As the profile becomes clearer to you and to the person you counsel, begin to quantify the specific problem, or set of problems to be addressed. As the Profile develops so both of you can use it comfortably, it is now time for the third step. To describe what is the Problem to be addressed.
Now your questions should be very specific. They should be designed to get them to tell you clearly what they understand the problem to be. Reflecting this through their speech gives them the open door to walk through in telling you, and themselves what will be the Problem to solve. What are some examples of questions to ask leading to the use of things that your tools as a Chaplain can help them use to solve their problems?
You said that you feel isolated, unaccepted, unproductive, and underused as a person. Isn't that what you said? You mentioned that you want to do something else, something better with your life than you have been doing, did I get that right? I heard you share that you need guidance, motivation, and structure in order to be more productive. To do things that make you feel better about yourself. That help you feel like you are part of something good, and that you are good. Isn't that correct? Can you give an instance of something that makes you feel this way? Is there an example of something you did, or did not do that troubles you? What triggers the desire to do what you know you ought not to? What prompts you to avoid doing what you know you should? How can we replace these feelings with other things that work better for you, and those around you? How can we fill the void, when we remove a problem? What would a replacement be that would work for you?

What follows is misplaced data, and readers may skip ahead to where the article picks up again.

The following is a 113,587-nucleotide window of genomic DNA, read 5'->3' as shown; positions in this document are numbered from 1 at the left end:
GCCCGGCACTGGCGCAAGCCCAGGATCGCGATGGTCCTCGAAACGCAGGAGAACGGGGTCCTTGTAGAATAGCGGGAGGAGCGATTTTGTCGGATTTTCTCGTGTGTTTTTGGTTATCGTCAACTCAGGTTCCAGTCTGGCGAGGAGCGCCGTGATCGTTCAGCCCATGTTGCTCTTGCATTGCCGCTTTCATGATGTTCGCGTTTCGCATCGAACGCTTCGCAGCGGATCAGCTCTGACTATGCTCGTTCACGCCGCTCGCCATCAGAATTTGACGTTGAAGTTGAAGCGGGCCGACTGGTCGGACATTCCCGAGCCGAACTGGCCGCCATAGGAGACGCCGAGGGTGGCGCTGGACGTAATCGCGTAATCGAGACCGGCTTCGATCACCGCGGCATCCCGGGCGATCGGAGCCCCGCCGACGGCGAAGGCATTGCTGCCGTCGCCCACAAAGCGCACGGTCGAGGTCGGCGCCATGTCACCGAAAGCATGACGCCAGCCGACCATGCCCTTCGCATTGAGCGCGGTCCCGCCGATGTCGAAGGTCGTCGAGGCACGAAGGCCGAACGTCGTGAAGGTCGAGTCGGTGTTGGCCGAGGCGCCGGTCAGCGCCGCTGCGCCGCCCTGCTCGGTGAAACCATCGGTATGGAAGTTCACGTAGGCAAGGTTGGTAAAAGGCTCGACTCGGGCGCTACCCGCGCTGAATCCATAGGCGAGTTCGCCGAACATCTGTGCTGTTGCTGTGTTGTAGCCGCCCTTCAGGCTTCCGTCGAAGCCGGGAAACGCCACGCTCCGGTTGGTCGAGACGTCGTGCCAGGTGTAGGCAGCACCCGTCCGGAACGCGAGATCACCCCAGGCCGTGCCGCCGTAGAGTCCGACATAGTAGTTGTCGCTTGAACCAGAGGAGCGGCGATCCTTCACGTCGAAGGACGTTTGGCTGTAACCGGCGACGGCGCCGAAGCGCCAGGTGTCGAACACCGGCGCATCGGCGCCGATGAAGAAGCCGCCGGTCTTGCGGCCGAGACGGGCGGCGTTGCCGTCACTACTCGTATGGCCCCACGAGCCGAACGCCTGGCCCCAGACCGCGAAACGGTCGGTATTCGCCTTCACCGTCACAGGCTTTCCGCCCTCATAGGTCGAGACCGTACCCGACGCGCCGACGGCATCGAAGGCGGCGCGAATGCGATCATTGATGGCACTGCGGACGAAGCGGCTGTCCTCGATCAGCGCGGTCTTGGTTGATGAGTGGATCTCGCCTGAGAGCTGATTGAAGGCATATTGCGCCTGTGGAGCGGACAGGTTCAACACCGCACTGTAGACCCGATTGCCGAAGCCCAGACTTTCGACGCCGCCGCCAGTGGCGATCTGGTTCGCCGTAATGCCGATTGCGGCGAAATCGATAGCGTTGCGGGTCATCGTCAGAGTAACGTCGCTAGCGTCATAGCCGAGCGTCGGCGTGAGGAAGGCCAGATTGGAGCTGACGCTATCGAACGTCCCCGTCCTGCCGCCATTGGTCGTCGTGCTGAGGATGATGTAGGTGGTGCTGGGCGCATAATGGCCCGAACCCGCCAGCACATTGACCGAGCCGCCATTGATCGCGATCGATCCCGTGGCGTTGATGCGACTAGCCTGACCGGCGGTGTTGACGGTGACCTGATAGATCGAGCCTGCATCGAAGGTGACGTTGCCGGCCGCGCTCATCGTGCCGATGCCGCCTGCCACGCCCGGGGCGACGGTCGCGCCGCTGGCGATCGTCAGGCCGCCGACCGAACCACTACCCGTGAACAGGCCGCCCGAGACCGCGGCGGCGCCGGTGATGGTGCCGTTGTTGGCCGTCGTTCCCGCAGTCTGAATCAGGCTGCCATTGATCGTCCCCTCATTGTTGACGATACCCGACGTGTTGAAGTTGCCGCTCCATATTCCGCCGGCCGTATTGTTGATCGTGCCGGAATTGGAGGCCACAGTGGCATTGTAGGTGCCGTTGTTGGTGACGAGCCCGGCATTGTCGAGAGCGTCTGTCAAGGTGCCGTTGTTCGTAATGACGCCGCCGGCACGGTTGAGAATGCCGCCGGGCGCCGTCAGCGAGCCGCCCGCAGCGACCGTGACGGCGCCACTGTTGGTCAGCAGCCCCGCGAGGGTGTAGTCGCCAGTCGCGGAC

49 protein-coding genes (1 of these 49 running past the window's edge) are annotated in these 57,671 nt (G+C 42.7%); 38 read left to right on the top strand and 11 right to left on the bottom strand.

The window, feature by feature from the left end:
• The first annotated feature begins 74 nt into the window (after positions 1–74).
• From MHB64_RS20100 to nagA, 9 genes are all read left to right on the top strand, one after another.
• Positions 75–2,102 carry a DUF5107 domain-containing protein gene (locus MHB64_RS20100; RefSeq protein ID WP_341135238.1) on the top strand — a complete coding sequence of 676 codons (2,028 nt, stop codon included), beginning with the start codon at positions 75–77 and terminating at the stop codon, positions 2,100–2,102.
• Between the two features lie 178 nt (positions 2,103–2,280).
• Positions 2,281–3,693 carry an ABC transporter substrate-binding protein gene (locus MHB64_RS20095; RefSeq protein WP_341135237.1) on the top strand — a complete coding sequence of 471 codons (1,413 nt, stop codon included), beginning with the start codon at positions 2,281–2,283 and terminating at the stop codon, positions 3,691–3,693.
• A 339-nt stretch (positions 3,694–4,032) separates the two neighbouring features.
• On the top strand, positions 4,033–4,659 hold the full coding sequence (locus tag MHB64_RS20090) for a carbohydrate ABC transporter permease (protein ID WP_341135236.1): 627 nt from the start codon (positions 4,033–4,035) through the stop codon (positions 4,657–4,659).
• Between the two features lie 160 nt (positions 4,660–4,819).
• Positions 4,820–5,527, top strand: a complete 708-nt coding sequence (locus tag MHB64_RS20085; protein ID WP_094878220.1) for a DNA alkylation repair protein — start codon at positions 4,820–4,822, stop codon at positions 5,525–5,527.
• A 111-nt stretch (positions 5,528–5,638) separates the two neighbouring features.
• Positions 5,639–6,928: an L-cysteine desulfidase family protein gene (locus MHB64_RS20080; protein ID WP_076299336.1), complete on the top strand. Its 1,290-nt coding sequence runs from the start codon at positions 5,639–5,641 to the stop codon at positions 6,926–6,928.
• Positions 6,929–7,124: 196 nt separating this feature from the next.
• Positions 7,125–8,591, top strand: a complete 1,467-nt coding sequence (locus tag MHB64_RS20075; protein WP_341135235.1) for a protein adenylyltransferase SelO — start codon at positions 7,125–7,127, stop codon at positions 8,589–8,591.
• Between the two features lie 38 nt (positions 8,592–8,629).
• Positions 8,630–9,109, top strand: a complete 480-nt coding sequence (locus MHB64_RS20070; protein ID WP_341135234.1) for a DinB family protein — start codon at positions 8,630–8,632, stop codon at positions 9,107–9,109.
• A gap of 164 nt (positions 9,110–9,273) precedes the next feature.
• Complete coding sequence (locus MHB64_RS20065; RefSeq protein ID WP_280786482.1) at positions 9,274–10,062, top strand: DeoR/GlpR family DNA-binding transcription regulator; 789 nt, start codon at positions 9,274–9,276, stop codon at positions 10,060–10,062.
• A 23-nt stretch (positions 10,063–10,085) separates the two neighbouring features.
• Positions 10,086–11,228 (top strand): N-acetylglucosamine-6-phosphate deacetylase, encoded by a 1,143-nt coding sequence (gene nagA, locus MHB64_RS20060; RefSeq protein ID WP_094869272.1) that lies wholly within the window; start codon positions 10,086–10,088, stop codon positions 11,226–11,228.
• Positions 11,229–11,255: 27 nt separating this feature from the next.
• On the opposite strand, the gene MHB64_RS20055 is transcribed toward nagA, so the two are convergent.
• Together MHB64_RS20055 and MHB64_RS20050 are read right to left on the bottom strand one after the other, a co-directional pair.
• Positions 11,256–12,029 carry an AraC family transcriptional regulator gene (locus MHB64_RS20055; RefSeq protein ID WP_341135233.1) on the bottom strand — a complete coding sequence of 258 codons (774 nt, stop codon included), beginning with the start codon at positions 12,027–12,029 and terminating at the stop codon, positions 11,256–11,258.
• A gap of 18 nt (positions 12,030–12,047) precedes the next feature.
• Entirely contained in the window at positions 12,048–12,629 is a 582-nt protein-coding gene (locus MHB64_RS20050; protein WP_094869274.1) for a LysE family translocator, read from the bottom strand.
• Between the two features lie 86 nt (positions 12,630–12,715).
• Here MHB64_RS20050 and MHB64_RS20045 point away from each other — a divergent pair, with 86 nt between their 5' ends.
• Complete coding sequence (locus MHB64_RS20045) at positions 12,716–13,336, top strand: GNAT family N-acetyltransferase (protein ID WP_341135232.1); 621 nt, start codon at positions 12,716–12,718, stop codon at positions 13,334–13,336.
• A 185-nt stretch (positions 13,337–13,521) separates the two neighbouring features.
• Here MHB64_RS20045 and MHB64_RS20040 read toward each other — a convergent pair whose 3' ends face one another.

We are now ready to work on the final step in the counseling. The development of a plan to address their spiritual needs. What will be your role going forward, once the plan is agreed upon?
In mathematics, there is something called the tricotomy property. Whenever you compare two things to each other, using any metric for comparison, there are only three relations that can obtain between them. They are are equal. One is less than the other. Or one is more than the other. What will be your position with this person? Equal, greater or lesser than them? The answer is all three, but at different times.
When they fail, be under them to prop them up again. Keep them from falling too far down.
When they are successful, and doing well, be their equal. Let them know they are doing well. Help them to feel better about themselves. To believe in themselves. That they can do right, and forgo doing wrong. Try to catch them in the act of doing good. Compliment it, as their equal. Respect for themselves comes form both within and from the outside. First, they need to know that they can earn respect from others. Then they feel justified in giving it to themselves.
As they begin the long path to self actualization, give them a role model in yourself that they can emulate. Be mildly above where they are. Just enough to reach higher. Not so high they cannot access that level now. That will only frustrate them. It can cause a slowdown in progress. Or worse, motivate them to stop trying. Avoid no win situations to the extent practically possible. At all times, be there to listen to them. To teach them about their heritage, and what it offers them to meet their needs. To show them how to practice their religion. They may not know.
What would be some three point plan samples to address Pastoral needs?
One is Tefilah, Teshuvah, Veh Tzaddakah. Prayer, Repentance, and Charity.